Passing fancy?

12-9-01, 1:05 p.m.

BY GEOFF HOBSON

With game time temperatures reaching a balmy 42 degrees and both secondaries limping, conditions were ripe for the Bengals and Jaguars to throw the ball Sunday at Paul Brown Stadium.

Before the game, the Bengals made cornerback Artrell Hawkins (ankle) inactive for the second straight game while the Jags put down cornerback Fernando Bryant (foot) and free safety Marlon McCree (ankle).

The Cincinnati passing game took a shot when wide receiver Danny Farmer didn't dress because of a sprained ankle received last week in practice. But the Bengals hoped to boost their running game when they put left guard Matt O'Dwyer into the starting lineup for the first time since he sprained a medial collateral knee ligament Nov. 11 in Jacksonville.

With the Bengals starting at the remaining four games of the playoff-flirting Jets, Ravens, Steelers and Titans, this game has turned out to be their best matchup. The 3-8 Jags have lost seven of their last eight, but may have lost a lot more when owner

Wayne Weaver suggested last week it's time to rebuild.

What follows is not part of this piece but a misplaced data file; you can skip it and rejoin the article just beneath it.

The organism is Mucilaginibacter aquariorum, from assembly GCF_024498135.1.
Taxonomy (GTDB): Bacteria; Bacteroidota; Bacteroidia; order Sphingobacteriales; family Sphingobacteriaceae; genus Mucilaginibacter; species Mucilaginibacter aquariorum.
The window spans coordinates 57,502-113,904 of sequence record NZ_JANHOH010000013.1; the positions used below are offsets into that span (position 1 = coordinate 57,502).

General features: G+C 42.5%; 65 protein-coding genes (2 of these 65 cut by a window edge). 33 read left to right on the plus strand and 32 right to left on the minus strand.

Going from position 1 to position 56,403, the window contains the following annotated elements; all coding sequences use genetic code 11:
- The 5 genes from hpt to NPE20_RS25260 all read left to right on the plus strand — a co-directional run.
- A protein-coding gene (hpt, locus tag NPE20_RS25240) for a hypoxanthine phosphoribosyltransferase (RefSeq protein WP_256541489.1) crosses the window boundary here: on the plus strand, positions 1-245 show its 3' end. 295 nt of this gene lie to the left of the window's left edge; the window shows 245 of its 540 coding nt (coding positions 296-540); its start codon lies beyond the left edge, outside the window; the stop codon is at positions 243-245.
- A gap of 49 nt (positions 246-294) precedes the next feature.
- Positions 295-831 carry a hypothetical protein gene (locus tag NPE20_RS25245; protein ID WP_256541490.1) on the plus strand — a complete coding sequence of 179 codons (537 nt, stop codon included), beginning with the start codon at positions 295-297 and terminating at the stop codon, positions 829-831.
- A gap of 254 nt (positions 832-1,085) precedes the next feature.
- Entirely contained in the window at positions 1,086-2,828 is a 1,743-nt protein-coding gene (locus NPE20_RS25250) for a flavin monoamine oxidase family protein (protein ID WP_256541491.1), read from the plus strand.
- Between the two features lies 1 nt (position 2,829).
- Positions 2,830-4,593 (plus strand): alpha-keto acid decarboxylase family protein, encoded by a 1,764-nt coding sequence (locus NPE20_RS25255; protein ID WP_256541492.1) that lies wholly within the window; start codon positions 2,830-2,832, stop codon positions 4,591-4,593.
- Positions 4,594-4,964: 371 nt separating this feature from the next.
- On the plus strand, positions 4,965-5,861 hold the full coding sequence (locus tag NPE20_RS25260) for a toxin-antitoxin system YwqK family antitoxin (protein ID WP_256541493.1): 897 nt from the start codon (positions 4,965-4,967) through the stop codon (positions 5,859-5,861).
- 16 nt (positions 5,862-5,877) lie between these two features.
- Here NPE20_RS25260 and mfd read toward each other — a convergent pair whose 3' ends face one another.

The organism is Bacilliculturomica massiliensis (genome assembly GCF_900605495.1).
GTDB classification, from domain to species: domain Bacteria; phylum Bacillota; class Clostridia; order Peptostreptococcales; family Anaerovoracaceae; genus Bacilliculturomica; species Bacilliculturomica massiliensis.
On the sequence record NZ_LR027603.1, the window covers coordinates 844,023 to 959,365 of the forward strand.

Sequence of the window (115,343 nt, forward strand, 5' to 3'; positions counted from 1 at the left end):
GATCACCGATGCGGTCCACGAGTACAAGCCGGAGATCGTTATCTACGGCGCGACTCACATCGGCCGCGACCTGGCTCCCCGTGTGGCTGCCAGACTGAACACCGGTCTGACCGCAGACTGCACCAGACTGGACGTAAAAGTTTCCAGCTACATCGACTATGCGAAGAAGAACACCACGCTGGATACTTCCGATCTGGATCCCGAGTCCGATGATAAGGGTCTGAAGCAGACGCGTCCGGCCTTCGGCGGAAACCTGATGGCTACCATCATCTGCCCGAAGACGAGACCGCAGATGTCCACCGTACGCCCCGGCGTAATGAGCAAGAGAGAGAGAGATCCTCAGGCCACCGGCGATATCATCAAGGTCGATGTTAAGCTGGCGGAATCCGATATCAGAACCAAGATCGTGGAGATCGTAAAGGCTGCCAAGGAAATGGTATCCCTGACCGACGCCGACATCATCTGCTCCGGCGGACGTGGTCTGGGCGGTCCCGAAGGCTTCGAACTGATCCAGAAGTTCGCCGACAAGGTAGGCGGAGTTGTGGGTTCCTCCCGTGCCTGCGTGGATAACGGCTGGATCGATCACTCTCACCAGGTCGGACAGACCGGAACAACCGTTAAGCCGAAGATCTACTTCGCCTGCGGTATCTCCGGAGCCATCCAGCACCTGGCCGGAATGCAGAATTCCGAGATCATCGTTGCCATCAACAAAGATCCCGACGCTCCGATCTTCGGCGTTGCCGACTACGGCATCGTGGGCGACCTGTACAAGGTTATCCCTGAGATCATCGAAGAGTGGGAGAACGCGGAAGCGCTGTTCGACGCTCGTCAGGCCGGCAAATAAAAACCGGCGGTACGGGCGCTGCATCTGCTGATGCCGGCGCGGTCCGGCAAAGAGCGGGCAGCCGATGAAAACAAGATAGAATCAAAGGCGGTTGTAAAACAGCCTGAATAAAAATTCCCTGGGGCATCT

"It can be a distraction. Everybody wants to know about their future," said Jags quarterback Mark Brunell last week. "When the team hears things are going to be dismantled, guys are wondering where they're going to play next year and it's a little upsetting. I don't think anybody is exempt from that possibility with our salary cap situation. . . .In the back of guys' mind, they're wondering, 'How long am I going to be a Jaguar?' and that's not easy."

It's not going to be easy for Jacksonville on the field, either. The Bengals are missing their top four tight ends and are turning to first-year player Kirk McMullen, but the Jags go into this game without linebackers Kevin Hardy, T.J. Slaughter and Danny Clark.

Still, the Jags, who lost at the gun at PBS last Dec. 17, 17-14, in the second coldest game ever in Cincinnati, had to be happy with the heat wave. They are still incensed with the condition of the field in that game, but the NFL didn't fine the Bengals because one of the game officials consulted with the club the night before the game.

"It was cold enough as it is," Brunell said. "Then to put that field into the mix last year and it was one of the most difficult situations you can play in. It was unfortunate because it was dangerous. I know guys were really concerned about that. There were holes in that field that were ridiculous."

The field was re-sodded down the middle before last week's game against Tampa Bay.

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